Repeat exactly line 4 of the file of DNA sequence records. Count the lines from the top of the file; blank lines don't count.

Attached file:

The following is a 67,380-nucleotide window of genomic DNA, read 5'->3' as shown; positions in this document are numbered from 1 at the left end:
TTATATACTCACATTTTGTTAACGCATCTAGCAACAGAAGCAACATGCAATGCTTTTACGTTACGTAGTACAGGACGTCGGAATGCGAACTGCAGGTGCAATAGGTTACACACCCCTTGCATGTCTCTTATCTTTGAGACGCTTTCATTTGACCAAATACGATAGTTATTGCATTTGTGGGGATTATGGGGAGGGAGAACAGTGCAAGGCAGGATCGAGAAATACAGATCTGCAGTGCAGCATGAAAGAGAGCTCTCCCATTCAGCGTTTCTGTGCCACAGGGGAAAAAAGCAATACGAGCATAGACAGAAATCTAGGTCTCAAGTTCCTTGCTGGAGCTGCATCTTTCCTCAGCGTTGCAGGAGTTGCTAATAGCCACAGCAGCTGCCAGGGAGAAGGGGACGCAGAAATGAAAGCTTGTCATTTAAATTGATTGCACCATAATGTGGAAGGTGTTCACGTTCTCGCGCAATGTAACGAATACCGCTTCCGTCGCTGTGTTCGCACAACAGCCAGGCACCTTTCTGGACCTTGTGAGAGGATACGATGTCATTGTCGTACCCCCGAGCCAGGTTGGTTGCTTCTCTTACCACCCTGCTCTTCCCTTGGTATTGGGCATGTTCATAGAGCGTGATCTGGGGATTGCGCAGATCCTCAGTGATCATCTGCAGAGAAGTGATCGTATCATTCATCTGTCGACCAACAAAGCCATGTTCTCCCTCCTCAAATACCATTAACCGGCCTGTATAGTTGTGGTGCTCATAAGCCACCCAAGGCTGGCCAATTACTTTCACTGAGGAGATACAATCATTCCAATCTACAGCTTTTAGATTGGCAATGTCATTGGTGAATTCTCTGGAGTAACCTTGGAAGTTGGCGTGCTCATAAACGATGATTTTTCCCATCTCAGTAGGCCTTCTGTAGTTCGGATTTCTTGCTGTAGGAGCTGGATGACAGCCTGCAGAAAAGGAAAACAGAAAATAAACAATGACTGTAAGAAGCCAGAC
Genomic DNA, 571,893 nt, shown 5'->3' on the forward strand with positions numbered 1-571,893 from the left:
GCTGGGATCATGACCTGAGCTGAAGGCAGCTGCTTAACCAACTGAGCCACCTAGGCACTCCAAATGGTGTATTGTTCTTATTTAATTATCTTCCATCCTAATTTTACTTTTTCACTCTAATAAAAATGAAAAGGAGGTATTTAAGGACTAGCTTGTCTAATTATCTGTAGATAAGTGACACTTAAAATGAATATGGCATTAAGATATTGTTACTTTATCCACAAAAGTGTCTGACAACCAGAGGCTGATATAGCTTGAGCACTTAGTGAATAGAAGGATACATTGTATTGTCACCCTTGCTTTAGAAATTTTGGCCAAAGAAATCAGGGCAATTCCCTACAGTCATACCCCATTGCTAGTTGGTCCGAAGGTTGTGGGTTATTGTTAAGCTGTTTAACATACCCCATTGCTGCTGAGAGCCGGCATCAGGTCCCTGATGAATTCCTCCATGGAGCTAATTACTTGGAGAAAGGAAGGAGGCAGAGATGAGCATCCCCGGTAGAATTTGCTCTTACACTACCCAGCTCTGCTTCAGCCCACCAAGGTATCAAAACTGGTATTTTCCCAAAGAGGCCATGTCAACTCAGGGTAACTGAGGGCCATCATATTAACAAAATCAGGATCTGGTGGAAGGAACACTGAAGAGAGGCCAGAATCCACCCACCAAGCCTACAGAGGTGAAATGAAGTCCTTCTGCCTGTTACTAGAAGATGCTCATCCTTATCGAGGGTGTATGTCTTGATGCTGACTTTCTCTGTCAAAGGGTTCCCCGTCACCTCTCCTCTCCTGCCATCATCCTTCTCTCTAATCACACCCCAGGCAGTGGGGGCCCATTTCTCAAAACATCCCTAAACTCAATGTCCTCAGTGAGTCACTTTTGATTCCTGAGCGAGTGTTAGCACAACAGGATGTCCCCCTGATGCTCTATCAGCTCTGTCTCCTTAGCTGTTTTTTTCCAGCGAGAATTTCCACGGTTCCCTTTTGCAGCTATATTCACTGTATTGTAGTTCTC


GCTGGGATCATGACCTGAGCTGAAGGCAGCTGCTTAACCAACTGAGCCACCTAGGCACTCCAAATGGTGTATTGTTCTTATTTAATTATCTTCCATCCTAATTTTACTTTTTCACTCTAATAAAAATGAAAAGGAGGTATTTAAGGACTAGCTTGTCTAATTATCTGTAGATAAGTGACACTTAAAATGAATATGGCATTAAGATATTGTTACTTTATCCACAAAAGTGTCTGACAACCAGAGGCTGATATAGCTTGAGCACTTAGTGAATAGAAGGATACATTGTATTGTCACCCTTGCTTTAGAAATTTTGGCCAAAGAAATCAGGGCAATTCCCTACAGTCATACCCCATTGCTAGTTGGTCCGAAGGTTGTGGGTTATTGTTAAGCTGTTTAACATACCCCATTGCTGCTGAGAGCCGGCATCAGGTCCCTGATGAATTCCTCCATGGAGCTAATTACTTGGAGAAAGGAAGGAGGCAGAGATGAGCATCCCCGGTAGAATTTGCTCTTACACTACCCAGCTCTGCTTCAGCCCACCAAGGTATCAAAACTGGTATTTTCCCAAAGAGGCCATGTCAACTCAGGGTAACTGAGGGCCATCATATTAACAAAATCAGGATCTGGTGGAAGGAACACTGAAGAGAGGCCAGAATCCACCCACCAAGCCTACAGAGGTGAAATGAAGTCCTTCTGCCTGTTACTAGAAGATGCTCATCCTTATCGAGGGTGTATGTCTTGATGCTGACTTTCTCTGTCAAAGGGTTCCCCGTCACCTCTCCTCTCCTGCCATCATCCTTCTCTCTAATCACACCCCAGGCAGTGGGGGCCCATTTCTCAAAACATCCCTAAACTCAATGTCCTCAGTGAGTCACTTTTGATTCCTGAGCGAGTGTTAGCACAACAGGATGTCCCCCTGATGCTCTATCAGCTCTGTCTCCTTAGCTGTTTTTTTCCAGCGAGAATTTCCACGGTTCCCTTTTGCAGCTATATTCACTGTATTGTAGTTCTC